Whole Genome Sequencing & Analysis – A dream come true for Preventive Medicine Practitioners and their Patients.
Yusuf M. Saleeby, MD
Author, Director of Carolina Holistic Medicine & co-founder of Zimetry
At a cost of nearly $2.7-billion and a decade in the making, the Human Genome project came to fruition in 2003. This has to be the centuries biggest breakthrough in biomedical technology with huge implications for the health and wellness of humanity. The fact that it took so long and so much funding to essentially map out a single human genome gave pause to scientist and clinicians as to how clinically applicable this new technology would be. Fast forward twelve years and with the advent of better DNA amplification processes and DNA sequencing because of advances in bio-engineering we can now sequence a person’s entire genome in a matter of 4 weeks. The advances made in this field of science has outpaced Moore’s Law and shattered records everywhere. The cost today (2016) is about $3000. A tiny fraction of the cost just a decade ago. It is estimated that in the next 10-years people will be able to sequence their entire genome for a few hundred dollars and in a matter of days. Today the leading sequencers come from a company called Illumina® which has a platform called the HiSeq X Ten (>30x) 3000. This machine allows for a very rapid sequencing of DNA and re-configuring from A to Z. There are other biotech companies in hot pursuit with sequencers even more advanced, accurate and rapid.
The sequencing is only half the process. The other important part of the equation is the interpretation or analysis of the data. The data is so vast and without assigning causes of disease to mutations, missing segments of DNA, and phenotypes it would be impossible to use in a clinical application. The data-bank of causal relationships to what we find in our DNA sequencing grows by the day. Analytic tools help us take the immense data and construct a report to help clinicians direct their patients away from disease causing states. With Whole Genome Sequencing (WGS) and analysis, we can predict what a person is likely to develop as a chronic illness in life. Early interventions could prevent such diseases from ever getting a foot hold. Other aspects of this type of application would be to determine a very young age if an athlete is cut out for long distance aerobic exercise dominance (as in a marathon runner) or is better suited for bodybuilding and strength exercise. It can even determine your predilection for liking Brussels Sprouts or broccoli. We are still in the infancy of this blossoming specialty in medicine and science, but time will add to the world genomic data-bank and we will discover more about each individuals likes, dislikes and relative risks for disease. We can determine early in a person’s career what field of study is best suited to their personality, how generous or altruistic they are (yes, there is a gene for that). And if they are the ones at higher risk to bully or be bullied.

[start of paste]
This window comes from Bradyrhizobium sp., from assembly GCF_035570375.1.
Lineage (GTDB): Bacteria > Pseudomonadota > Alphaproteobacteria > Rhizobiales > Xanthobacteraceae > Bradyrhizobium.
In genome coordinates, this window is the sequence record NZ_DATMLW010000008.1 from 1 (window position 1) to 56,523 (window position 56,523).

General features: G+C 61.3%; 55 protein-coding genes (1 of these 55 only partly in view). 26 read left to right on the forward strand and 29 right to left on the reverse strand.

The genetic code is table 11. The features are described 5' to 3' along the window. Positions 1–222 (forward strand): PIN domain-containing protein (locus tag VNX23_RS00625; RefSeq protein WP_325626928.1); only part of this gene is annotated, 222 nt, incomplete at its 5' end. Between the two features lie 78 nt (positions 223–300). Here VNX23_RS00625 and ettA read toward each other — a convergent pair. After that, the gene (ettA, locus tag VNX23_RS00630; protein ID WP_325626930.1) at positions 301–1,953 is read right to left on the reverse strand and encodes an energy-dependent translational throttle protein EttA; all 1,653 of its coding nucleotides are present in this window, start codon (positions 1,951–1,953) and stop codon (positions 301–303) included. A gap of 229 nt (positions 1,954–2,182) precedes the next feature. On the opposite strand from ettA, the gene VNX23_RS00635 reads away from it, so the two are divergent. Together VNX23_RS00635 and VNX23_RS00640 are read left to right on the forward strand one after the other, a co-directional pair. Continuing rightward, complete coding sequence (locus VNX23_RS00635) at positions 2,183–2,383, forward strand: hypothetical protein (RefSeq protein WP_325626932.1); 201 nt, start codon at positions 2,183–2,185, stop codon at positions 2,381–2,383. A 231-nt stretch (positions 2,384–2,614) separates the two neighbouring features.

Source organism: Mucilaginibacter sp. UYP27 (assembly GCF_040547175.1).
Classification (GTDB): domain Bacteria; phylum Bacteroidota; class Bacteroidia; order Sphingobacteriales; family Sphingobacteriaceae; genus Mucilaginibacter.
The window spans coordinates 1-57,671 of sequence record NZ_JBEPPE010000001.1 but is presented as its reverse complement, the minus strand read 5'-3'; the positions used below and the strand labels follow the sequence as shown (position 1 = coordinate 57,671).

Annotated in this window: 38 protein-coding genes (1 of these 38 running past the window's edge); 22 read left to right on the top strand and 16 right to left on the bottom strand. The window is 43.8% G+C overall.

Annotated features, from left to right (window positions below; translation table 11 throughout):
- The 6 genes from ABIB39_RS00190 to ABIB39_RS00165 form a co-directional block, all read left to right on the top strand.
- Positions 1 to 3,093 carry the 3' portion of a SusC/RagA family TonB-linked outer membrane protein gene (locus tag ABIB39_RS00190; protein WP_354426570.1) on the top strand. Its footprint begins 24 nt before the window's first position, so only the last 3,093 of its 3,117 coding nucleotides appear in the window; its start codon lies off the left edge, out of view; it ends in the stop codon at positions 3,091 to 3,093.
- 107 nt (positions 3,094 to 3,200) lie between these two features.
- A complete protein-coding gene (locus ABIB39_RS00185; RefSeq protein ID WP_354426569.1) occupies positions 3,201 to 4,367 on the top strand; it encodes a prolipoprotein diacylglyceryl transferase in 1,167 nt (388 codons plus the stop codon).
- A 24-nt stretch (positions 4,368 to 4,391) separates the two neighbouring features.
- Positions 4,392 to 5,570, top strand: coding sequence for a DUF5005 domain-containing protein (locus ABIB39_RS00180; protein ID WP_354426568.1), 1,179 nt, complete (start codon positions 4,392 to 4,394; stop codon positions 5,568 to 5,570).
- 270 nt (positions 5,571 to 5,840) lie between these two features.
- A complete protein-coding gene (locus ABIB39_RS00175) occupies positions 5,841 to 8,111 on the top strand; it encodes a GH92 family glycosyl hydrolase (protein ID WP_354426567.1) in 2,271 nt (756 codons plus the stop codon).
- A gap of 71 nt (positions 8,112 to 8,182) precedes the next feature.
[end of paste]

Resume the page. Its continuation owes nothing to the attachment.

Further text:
Some question as to why do this. I have come across patients that tell me “I just don’t want to know what diseases I may get.” This is especially true with regard to Alzheimer’s Disease. My retort is that if you know you have a higher odds of succumbing to such a disease and there are ways to lower your risk or even prevent such an outcome, would you not want to know in advance of such a horrible disorder taking hold in your life. When 80% of the healthcare dollar is now spent in a person’s twilight years and disorders such as cardiovascular, cancer and dementia absorb much of the dollars spent, would it not be wonderful to have a means of preventing this in the first place. Think of the personal suffering that can be abated. Think of the economic impact of preventing even half of the cases of Alzheimer’s disease and its effects on the patient and their families.
In my field of medicine, this razor cutting edge technology is now the gold standard in preventive and predictive medicine. I am optimistic that it will eventually find its way into mainstream conventional medicine (from the hands of the innovators and early adapters to the masses) and shift the disease chasing system to that of pure prevention at a cost savings to the system and a gain in quality of life for all.
Yusuf (JP) Saleeby, MD is director of Carolina Holistic Medicine; Co-founder and Chief Medical Officer for Zimetry.com. He is a medical writer and lectures on the topics of Functional Medicine and Predictive Testing. He can be reached for comment at email@example.com or firstname.lastname@example.org